On Bread Aesthetics

Several comments from readers expressing amazement that the tangzhong method isn’t more widely known. If this method really does all these amazing things, why don’t more bakers in America employ it?

All I can say is that it’s a matter of aesthetics. Crusty, chewy breads with elastic, uneven crumbs have been all the rage for almost twenty years now. At least in America, where a romance for Old World peasant breads runs very deep. …

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On Chocolate Macarons

Reader and macaron lover Susan writes:

Hi, Joe. I am obsessed with making macarons. I have tried hundreds of recipes and yours is the only recipe that consistently produces perfect macarons. I’m attempting to make chocolate macarons. When I add in cocoa powder, do I then reduce the amount of powdered sugar that your macaron recipe calls for so the ratio of almond flour and powdered sugar remain 3.8:7.0?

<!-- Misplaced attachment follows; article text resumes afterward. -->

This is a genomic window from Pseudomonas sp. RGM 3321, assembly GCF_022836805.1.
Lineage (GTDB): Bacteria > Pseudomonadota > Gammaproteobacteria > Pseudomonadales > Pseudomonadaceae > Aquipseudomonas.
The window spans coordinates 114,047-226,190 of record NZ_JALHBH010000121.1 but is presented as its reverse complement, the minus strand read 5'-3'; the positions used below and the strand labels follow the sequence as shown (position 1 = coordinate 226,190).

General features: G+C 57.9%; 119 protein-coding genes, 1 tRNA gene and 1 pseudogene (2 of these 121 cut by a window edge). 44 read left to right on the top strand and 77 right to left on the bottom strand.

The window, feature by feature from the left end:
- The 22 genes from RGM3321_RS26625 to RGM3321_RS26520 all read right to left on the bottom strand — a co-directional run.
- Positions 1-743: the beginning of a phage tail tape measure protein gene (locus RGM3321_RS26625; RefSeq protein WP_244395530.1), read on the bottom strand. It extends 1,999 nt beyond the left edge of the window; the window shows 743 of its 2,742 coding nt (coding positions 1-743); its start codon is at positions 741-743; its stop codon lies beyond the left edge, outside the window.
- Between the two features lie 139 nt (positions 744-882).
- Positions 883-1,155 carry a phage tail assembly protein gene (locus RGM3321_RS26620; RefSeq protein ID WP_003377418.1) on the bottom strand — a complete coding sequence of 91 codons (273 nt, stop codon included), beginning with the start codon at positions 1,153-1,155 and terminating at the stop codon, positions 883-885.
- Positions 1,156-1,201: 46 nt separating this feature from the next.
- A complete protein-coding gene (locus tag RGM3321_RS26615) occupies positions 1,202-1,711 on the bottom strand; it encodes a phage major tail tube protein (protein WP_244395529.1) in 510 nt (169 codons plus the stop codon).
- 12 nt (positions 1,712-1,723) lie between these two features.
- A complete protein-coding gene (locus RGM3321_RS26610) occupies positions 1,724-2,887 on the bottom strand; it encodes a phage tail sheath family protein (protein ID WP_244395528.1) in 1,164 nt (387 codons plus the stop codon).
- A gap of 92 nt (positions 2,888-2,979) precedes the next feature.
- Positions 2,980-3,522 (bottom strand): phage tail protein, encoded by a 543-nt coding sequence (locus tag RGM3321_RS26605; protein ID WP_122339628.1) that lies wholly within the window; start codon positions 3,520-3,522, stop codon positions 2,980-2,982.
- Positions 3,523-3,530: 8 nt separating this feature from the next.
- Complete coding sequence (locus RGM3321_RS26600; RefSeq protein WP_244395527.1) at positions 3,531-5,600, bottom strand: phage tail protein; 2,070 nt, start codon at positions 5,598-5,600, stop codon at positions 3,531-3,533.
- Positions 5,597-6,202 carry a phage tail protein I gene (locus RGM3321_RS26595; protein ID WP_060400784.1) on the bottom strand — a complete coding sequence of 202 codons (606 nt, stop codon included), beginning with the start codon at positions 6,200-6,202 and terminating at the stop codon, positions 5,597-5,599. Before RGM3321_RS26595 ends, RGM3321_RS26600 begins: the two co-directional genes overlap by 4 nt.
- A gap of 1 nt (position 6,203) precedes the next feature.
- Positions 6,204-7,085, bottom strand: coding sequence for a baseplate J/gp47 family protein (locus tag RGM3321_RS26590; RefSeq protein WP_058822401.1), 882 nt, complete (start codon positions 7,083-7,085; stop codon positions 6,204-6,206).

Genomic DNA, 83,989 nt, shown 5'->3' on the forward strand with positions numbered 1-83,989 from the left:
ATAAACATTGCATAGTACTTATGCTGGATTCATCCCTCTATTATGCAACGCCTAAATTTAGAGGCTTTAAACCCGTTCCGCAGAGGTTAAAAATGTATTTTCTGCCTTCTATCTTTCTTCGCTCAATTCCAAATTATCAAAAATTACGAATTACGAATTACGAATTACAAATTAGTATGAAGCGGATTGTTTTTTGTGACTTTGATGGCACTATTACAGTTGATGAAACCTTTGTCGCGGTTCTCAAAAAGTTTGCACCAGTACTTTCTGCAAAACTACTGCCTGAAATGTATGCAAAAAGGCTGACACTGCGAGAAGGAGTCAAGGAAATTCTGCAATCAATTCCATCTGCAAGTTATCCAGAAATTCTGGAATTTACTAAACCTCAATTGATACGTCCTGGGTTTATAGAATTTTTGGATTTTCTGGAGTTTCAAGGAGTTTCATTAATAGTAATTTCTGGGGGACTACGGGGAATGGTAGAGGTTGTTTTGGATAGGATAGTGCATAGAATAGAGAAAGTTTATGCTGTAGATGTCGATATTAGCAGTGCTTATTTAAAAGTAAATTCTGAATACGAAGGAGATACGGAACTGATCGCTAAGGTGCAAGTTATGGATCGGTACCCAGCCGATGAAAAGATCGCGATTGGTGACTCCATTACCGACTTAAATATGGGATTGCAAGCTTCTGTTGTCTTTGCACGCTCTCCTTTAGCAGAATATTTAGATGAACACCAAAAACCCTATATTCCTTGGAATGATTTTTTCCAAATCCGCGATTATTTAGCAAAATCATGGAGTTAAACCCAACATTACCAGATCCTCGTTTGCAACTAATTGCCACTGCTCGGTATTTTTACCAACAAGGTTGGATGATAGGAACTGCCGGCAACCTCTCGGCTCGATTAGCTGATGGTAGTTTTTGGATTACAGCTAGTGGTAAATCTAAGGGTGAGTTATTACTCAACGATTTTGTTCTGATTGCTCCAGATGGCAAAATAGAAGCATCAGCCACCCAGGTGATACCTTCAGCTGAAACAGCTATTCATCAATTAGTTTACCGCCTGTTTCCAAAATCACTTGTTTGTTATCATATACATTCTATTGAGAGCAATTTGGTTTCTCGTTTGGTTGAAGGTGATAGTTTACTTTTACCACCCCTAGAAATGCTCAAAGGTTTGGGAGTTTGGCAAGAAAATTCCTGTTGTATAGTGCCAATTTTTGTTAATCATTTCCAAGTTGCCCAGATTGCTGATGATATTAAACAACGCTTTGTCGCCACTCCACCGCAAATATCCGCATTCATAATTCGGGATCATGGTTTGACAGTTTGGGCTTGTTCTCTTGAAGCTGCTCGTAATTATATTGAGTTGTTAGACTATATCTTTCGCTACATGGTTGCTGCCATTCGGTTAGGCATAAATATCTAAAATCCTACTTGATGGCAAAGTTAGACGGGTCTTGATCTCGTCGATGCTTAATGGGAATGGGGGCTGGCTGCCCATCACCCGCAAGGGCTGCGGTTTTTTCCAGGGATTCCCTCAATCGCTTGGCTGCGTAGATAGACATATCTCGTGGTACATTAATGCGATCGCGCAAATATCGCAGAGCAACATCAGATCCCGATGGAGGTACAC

I’m very pleased that the recipe is working so well for you, Susan. That’s an excellent question about the cocoa powder…a little too good, actually. The main problem you’re going to have with cocoa powder is the fact that it’s so absorbent. It’s going to soak up a good deal of water from the egg whites. Currently the recipe calls for about…

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Lightning Strike to Chicago

I blew town Friday for a quickie trip back home, hence the radio silence. The good news is that I scored a ten-pound box of Vienna Beef hot dogs which should see the Pastry family through the grilling season. The bad news: Mrs. Pastry bought a new tarantula. If you met Mrs. Pastry you’d never peg her for an arachnophile. However she’s owned a spider consistently since her days in the Peace Corps in the Dominican Republic, where she learned to love the things. I can’t say I understand how that happens to a person. Maybe it’s all the time in the Caribbean sun. Her last spider, Spanky, died over the winter. She’s been quietly mourning him ever since. But now…

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So what is the tangzhong method?